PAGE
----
In recent shipping cases, strategies which were developed in non-maritime bankruptcies in the U.S. have lead to successful reorganizations. Those strategies are the "pre-packaged" bankruptcy, co-opting management and distress merger and acquisition transactions involving the company in bankruptcy. These cases have shown that U.S. bondholders will wait for their recovery and take a recovery in a form other than cash, including debt or equity in the reorganized company.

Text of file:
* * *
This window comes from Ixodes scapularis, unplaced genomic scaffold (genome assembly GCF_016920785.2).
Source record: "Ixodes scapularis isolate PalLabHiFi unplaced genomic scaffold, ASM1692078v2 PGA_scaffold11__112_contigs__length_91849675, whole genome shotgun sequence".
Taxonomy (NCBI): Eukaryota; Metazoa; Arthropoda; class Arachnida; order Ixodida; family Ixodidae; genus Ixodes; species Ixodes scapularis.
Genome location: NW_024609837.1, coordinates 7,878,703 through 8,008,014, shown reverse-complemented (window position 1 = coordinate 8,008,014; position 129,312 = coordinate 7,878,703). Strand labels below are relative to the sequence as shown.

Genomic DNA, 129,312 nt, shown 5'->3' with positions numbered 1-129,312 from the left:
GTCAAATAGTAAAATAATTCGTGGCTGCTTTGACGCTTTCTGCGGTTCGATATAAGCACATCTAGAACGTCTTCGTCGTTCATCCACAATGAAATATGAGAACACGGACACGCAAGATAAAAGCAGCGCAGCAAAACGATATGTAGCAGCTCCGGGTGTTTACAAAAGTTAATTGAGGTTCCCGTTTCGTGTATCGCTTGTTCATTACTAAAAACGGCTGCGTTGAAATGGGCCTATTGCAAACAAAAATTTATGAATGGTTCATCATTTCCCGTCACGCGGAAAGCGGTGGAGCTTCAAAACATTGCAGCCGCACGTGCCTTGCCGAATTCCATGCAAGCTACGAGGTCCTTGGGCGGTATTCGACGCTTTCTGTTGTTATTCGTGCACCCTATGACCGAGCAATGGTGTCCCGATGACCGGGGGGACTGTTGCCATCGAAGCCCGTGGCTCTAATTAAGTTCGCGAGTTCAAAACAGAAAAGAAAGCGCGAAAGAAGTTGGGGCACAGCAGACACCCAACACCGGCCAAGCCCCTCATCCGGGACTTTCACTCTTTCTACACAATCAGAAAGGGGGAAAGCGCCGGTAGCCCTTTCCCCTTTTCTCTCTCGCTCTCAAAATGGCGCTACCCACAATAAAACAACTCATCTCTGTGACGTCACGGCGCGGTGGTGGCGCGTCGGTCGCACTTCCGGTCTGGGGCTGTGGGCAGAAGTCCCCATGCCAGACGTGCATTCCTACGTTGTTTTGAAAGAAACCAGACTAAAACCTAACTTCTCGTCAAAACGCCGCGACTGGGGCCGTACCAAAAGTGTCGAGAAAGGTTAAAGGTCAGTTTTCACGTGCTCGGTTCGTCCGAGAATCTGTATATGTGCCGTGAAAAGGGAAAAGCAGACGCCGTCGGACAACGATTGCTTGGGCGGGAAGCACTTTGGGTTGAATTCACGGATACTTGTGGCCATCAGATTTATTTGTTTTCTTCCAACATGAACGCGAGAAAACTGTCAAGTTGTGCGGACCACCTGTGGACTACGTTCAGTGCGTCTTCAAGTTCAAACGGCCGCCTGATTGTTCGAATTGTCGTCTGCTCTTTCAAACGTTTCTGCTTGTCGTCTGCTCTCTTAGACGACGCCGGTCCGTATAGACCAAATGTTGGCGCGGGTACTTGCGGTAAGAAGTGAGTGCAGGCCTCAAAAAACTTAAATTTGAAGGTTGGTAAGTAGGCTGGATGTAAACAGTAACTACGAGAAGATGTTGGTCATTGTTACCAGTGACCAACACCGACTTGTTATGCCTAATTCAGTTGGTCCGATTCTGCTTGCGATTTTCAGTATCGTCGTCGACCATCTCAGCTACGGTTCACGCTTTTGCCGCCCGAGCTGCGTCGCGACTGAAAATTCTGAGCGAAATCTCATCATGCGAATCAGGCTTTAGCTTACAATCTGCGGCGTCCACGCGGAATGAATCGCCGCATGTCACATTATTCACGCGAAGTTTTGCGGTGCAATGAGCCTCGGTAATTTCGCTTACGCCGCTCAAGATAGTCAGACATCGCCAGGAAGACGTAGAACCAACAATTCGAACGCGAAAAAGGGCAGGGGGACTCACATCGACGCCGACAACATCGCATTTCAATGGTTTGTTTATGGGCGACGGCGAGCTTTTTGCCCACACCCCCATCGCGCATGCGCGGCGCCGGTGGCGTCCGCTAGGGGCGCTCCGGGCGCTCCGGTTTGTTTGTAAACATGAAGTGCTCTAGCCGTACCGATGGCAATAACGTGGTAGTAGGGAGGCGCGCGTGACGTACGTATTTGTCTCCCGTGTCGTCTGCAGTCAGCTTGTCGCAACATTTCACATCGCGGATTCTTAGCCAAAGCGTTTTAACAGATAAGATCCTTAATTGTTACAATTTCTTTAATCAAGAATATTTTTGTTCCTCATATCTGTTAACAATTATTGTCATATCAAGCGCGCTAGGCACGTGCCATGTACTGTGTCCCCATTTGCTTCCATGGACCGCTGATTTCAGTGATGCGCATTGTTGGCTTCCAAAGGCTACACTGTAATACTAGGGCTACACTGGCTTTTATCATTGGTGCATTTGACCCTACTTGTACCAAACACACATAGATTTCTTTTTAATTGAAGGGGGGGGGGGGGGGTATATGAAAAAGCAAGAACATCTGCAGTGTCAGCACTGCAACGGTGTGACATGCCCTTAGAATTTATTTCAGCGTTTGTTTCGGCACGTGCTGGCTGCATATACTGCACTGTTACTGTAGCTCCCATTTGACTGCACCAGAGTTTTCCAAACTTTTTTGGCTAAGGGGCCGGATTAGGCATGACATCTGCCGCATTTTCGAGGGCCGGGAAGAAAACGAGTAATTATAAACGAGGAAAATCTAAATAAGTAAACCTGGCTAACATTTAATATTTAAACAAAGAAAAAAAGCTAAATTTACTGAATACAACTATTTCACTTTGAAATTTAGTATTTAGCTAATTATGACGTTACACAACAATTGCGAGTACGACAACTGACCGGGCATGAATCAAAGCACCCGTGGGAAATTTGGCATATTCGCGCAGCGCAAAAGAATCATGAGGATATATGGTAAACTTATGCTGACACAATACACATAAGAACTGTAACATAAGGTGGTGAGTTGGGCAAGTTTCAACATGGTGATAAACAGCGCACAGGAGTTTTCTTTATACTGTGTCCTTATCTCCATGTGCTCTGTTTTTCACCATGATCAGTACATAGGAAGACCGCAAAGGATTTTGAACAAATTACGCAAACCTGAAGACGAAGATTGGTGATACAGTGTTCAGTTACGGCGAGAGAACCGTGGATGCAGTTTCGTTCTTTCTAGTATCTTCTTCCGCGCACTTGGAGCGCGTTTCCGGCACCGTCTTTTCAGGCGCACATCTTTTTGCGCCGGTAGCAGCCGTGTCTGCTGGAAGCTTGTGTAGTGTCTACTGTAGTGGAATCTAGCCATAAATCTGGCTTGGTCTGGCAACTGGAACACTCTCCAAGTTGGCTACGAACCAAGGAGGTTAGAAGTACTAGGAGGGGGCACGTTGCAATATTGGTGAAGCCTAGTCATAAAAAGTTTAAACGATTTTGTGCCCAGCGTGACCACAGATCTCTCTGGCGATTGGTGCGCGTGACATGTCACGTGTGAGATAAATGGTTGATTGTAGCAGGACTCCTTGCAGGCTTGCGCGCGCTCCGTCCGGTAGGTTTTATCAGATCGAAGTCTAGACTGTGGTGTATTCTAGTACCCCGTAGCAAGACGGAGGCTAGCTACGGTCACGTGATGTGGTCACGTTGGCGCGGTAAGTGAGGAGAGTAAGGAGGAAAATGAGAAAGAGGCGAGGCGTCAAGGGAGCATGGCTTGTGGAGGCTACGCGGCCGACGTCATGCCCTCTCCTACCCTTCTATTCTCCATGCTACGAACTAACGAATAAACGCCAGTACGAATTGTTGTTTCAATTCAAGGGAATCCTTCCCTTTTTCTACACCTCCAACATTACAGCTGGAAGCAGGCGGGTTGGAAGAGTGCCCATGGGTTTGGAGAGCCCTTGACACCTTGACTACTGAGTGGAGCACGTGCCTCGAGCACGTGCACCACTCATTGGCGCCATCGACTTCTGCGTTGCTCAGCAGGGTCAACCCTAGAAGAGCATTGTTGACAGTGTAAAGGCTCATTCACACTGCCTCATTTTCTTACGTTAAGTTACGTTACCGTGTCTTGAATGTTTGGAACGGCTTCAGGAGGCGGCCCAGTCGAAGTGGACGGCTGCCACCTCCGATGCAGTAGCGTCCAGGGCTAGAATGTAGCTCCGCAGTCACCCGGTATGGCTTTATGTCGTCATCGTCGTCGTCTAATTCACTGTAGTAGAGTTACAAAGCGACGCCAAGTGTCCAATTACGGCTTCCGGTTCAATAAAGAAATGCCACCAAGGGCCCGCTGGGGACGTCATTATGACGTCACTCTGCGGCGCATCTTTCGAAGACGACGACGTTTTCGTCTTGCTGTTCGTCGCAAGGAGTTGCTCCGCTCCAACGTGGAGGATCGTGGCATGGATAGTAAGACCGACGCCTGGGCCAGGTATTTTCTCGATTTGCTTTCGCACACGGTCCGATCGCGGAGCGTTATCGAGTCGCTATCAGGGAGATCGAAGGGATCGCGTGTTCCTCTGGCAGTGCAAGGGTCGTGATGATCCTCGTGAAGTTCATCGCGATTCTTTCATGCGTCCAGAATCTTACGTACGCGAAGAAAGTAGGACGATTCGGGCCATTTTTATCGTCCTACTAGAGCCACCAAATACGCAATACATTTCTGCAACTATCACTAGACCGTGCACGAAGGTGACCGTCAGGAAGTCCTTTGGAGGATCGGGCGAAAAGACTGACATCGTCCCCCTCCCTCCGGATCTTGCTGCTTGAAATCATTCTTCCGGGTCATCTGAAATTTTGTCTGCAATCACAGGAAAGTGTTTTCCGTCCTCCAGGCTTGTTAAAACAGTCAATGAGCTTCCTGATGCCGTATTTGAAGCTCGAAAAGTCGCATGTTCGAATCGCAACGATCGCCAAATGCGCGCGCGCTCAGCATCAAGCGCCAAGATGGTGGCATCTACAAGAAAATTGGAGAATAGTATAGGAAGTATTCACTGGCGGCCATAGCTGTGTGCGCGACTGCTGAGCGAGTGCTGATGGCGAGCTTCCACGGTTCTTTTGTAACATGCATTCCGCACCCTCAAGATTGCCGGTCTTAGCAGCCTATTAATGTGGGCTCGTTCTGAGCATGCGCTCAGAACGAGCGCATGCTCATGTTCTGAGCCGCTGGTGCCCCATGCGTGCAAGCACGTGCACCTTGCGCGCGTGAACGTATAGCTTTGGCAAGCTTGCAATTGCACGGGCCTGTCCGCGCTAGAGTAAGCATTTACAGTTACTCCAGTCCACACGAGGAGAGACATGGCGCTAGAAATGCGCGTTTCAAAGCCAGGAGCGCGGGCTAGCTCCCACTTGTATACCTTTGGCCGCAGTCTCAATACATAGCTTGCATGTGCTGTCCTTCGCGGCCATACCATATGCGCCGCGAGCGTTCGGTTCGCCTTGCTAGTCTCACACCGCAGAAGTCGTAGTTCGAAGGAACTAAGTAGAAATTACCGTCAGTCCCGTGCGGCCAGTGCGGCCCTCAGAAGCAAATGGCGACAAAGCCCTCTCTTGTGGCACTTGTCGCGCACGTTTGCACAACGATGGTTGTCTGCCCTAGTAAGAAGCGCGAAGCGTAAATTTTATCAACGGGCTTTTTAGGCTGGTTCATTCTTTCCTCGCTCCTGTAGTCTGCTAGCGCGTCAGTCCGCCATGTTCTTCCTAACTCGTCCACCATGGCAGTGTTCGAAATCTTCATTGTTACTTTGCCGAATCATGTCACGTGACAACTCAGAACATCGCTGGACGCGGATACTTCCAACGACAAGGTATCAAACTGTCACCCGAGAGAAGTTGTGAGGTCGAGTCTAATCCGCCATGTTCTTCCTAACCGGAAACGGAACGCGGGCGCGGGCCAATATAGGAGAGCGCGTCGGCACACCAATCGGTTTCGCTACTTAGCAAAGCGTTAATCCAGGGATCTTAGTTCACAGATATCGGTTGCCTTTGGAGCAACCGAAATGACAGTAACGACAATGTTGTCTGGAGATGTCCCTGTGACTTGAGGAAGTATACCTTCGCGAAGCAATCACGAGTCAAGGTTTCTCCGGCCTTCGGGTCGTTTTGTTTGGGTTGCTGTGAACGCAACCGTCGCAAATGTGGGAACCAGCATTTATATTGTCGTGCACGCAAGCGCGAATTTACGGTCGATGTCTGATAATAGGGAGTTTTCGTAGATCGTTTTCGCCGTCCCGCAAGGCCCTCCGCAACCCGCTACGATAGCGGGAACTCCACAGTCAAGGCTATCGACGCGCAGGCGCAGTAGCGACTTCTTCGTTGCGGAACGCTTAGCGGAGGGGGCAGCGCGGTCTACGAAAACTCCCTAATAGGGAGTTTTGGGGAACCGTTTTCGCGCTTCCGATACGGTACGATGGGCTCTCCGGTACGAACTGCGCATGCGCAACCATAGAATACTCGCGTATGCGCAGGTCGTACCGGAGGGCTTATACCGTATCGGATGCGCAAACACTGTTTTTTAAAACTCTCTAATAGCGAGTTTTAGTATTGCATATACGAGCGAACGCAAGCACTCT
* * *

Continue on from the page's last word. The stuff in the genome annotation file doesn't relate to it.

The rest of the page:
Pre-Packs: Creditors and other parties in interest have been justifiably critical of the time and expense involved in many chapter 11 bankruptcy cases in the U.S. Eastern Airlines was an example of a business which was permitted to remain in bankruptcy for an extended period during which it suffered continuing operating losses until it was shut down and its assets sold for much less than the appraised values for at the commencement of the bankruptcy case. Almost all of the proceeds of the sale of the aircraft was consumed in the expense of the bankruptcy case, leaving less than 1% of outstanding indebtedness for the creditors after the professionals had been paid substantial fees.